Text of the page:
Phenomenal Concepts

Philosophy Compass 6 (4):267-281 (2011)
Abstract
It's a common idea in philosophy that we possess a peculiar kind of "phenomenal concept" by which we can think about our conscious states in "inner" and "direct" ways, as for example, when I attend to the way a current pain feels and think about this feeling as such. Such phenomenal ways of thinking figure in a variety of theoretical contexts. The bulk of this article discusses their use in a certain strategy – the phenomenal concept strategy – for defending the physicalist view that conscious states are reducible to brain states. It also considers, more briefly, how phenomenal concepts have been used to defend dualism about consciousness, and how they have been used to explain our special access to our consciousness. It concludes with a discussion about whether, and in what more precise sense of the term, we at all possess "phenomenal concepts" of our conscious states.
Keywords No keywords specified (fix it)
Categories (categorize this paper)
DOI 10.1111/j.1747-9991.2011.00384.x
Options
Edit this record
Mark as duplicate
Export citation
Find it on Scholar
Request removal from index
Revision history

Download options

Our Archive
Through your library

References found in this work BETA

Themes From Kaplan.Joseph Almog, John Perry & Howard Wettstein (eds.) - 1989 - Oxford University Press, Usa.
The Language of Thought.Jerry A. Fodor - 1975 - Harvard University Press.
Action in Perception.Alva Noë - 2005 - MIT Press.

View all 79 references / Add more references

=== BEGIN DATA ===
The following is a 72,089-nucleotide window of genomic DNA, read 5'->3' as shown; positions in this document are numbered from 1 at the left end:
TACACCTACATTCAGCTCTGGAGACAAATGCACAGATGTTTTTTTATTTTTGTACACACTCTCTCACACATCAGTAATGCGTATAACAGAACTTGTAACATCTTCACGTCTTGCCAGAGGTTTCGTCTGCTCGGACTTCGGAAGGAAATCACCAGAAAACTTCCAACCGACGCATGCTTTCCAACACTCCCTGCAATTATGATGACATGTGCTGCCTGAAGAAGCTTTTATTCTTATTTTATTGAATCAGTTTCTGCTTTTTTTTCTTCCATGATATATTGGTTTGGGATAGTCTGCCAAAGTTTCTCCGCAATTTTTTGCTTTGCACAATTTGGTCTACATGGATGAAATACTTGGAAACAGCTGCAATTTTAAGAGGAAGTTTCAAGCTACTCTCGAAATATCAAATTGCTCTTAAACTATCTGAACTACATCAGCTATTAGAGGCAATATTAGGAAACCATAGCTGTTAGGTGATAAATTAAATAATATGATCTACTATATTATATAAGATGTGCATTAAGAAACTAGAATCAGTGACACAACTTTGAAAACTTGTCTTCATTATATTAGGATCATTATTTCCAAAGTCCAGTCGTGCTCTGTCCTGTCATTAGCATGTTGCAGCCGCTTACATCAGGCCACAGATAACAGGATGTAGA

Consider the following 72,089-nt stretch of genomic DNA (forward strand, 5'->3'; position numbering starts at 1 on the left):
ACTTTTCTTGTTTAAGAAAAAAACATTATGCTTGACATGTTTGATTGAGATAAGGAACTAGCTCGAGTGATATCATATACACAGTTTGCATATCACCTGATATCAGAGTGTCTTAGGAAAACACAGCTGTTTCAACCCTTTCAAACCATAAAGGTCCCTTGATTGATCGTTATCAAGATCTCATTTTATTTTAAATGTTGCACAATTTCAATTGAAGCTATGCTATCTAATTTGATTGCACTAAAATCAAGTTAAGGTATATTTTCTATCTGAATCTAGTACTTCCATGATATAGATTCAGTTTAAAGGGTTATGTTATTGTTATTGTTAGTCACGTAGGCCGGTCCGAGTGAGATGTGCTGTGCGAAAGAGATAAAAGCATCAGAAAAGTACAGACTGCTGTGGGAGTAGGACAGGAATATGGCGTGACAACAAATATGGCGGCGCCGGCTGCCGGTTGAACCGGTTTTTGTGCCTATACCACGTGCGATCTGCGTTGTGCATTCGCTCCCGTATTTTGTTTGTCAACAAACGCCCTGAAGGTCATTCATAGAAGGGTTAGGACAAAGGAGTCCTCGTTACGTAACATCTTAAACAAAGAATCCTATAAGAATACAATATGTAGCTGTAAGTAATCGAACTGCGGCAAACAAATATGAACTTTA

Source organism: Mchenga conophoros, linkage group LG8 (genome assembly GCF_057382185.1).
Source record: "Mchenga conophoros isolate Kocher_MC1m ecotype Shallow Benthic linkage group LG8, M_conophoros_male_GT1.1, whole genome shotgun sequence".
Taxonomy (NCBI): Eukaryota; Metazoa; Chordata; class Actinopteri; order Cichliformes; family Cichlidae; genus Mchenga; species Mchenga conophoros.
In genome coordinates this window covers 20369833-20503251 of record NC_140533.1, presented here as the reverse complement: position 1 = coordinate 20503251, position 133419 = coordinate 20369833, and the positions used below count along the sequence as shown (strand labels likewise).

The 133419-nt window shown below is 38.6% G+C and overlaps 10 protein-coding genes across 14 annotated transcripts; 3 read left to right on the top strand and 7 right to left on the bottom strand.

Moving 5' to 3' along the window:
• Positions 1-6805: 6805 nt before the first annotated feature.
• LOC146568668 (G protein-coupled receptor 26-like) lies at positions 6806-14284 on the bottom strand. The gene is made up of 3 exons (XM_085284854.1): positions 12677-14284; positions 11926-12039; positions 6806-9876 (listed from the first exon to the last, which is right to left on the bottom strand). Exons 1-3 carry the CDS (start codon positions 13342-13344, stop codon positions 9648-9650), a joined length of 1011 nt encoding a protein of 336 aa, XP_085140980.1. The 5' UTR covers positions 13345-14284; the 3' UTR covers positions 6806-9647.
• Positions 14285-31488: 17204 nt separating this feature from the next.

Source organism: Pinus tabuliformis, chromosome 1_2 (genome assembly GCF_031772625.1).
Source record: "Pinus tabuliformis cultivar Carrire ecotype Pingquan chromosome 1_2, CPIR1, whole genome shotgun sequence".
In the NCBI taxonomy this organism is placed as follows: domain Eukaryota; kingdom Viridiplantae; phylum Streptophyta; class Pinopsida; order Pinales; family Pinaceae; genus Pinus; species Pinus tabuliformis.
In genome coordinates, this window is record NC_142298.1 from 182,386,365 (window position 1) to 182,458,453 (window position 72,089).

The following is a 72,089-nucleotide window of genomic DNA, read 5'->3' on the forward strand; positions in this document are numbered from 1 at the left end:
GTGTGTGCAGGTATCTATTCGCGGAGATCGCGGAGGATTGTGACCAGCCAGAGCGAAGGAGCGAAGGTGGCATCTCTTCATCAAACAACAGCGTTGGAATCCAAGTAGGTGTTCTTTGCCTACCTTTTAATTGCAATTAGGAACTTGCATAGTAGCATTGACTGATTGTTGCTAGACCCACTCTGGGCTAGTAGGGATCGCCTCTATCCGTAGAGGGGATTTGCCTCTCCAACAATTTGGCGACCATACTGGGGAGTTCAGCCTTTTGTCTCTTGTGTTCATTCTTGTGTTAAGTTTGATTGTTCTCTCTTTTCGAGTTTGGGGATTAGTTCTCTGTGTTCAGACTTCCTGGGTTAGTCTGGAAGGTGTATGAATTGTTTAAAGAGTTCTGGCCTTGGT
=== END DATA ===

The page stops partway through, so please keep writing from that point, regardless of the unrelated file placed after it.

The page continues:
Citations of this work BETA

The Sense of Incredibility in Ethics.N. G. Laskowski - forthcoming - Philosophical Studies:1-23.
Consciousness and the Prospects for Substance Dualism.John Spackman - 2013 - Philosophy Compass 8 (11):1054-1065.
Contemporary Philosophy of Mind and Buddhist Thought.John Spackman - 2012 - Philosophy Compass 7 (10):741-751.

Add more citations

Similar books and articles

Phenomenal Concepts.Katalin Balog - 2009 - In Brian McLaughlin, Ansgar Beckermann & Sven Walter (eds.), Oxford Handbook in the Philosophy of Mind. Oxford University Press. pp. 292--312.
Addressing Higher-Order Misrepresentation with Quotational Thought.Vincent Picciuto - 2011 - Journal of Consciousness Studies 18 (3-4):109-136.
The Phenomenal Concept Strategy.Peter Carruthers & Benedicte Veillet - 2007 - Journal of Consciousness Studies 14 (s 9-10):212-236.
Defending the Phenomenal Concept Strategy.E. Diaz-Leon - 2008 - Australasian Journal of Philosophy 86 (4):597 – 610.
In Defense of Phenomenal Concepts.Bénédicte Veillet - 2012 - Philosophical Papers 41 (1):97-127.
In Defense of the Phenomenal Concept Strategy1.Katalin Balog - 2012 - Philosophy and Phenomenological Research 84 (1):1-23.
Phenomenal Concepts, Color Experience, and Mary's Puzzle.Diana I. Pérez - 2011 - Teorema: International Journal of Philosophy (3):113-133.
What Mary's Aboutness Is About.Martina Fürst - 2011 - Acta Analytica 26 (1):63-74.
Physicalism and Phenomenal Concepts.Erhan Demircioglu - 2013 - Philosophical Studies 165 (1):257-277.
Phenomenal Concepts and Higher-Order Experiences.Peter Carruthers - 2004 - Philosophy and Phenomenological Research 68 (2):316-336.

Analytics

Added to PP index
2010-12-20

Total downloads
364 ( #9,913 of 2,261,541 )

Recent downloads (6 months)
39 ( #9,589 of 2,261,541 )

How can I increase my downloads?

Monthly downloads

My notes

Sign in to use this feature